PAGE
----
Report on unitary council for Hertfordshire prepared in February before asking boroughs and districts
PUBLISHED: 17:25 23 July 2020 | UPDATED: 09:35 24 July 2020
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A report looking into the advantages and disadvantages of Hertfordshire County Council becoming a unitary body was prepared in February – five months before boroughs and districts were told last week about the plans.
Transferring power from all lower-tier councils – such as Stevenage, North Herts, St Albans and Welwyn Hatfield – is estimated to cost £43,449k with £35,830k in revenue foregone in council tax, according to the PwC report.
There could also be up to over £100 million year-on-year savings if the reorganisation and transformation to a new single, unitary organisation goes ahead.
In response, St Albans District Council leader Cllr Chris White – who has joined forces with nine other lower-tier councils to oppose the move – has said: “Well, we have the PwC report on reorganising local government in Herts that HCC had hidden from us all – produced in February, we now learn.
“Biased against the current system, as you would expect: but really surprised at the poor quality – leaving aside silly mistakes.”
The report also looks at whether two unitary councils would be possible, which would effectively be splitting the south and west – Dacorum, Hertsmere, St Albans, Three Rivers and Watford – and the north and east – Broxbourne, East Hertfordshire, North Hertfordshire, Stevenage and Welwyn Hatfield – into different councils.
The advantages, according to the report, would be savings, economies of scale, developing a shared service approach across the two organisations as part of a transformation programme, and residents could benefit from a simpler service.
However, two systems would make the fire services, social care and housing more complicated and unitary-like power would create remote decision making for communities and the electorate. A two-council approach would also save an estimated £70m.
On election matters, the report demonstrated that district councils are more diverse than the county when it comes to political parties.
There are 214 Conservative councillors in lower-tier councils, with 95 for Labour and 133 for the Lib Dems, while the upper-tier county council has been Conservative-controlled since 2001 and has 50 Cons, 18 Lib Dems, nine Labs and one independent.
If a north east and south west separate unitary system was to be established then it would be more of a mixed bag between conservatives, Labour and the Lib Dems.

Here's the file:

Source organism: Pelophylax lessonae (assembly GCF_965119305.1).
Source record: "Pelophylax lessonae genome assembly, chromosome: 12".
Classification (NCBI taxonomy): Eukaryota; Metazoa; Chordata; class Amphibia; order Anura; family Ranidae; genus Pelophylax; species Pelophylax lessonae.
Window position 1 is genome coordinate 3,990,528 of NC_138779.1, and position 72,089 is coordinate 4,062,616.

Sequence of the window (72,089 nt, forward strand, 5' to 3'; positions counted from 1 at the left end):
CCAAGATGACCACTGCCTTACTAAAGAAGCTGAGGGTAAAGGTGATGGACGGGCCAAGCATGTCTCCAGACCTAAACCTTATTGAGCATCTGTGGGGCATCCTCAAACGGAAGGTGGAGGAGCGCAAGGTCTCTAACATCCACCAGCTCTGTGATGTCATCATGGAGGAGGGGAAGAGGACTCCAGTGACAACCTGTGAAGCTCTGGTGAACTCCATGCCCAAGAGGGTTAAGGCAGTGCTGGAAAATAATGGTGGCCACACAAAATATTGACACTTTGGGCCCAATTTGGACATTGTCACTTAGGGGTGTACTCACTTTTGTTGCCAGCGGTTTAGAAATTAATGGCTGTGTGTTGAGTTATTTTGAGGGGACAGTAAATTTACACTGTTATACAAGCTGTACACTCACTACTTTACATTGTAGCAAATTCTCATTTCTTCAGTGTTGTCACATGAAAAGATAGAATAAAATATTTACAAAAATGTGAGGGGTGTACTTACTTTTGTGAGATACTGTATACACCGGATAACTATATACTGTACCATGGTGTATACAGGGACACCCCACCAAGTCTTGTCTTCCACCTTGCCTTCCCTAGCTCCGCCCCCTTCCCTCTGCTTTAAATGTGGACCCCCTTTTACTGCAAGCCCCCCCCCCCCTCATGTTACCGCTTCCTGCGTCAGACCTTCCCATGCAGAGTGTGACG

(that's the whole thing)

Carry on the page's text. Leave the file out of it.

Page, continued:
However, centralised growth for jobs and housing has been explained as a key reason for unitary changes.
The report has said: “With a clear focus on sustainable and inclusive growth, there is an opportunity for local government to elevate its system and place leadership role and build on the foundations that already exist.
“The national political landscape as well the relationships established with key officials, combined with strong local leadership, could create the necessary conditions for positive change.”
Some centralisation through Herts Growth Board and Forward has already driven inward investment by attracting new and existing employers to commit to the area, such as the recent success of the Stevenage Bioscience Catalyst being named as one of six new Life Sciences Opportunity Zones in the UK.
However, austerity – which has meant an almost 50 per cent cut in funding for local government since 2010 – has been highlighted strongly as the context in which local government needs savings.
“Despite greater pressure for increased service provision, particularly in care services, the evidence that austerity has had a profound impact on local government is clear. But transformation and change is also a priority.
Cllr David Williams, leader of HCC said during the reports announcement: “The government has made clear that the forthcoming devolution White Paper will set out the government’s intention to strengthen local institutions, including establishing more unitary councils.
“We all need to provide clear, collective leadership to Hertfordshire as a place and achieve a consensus across a broad range of residents and partners, including health, business, community and voluntary organisations and the police.
“We are committed to exploring the best way to organise ourselves to continue to meet the needs of our residents and provide the most effective support for the county’s economic recovery.”
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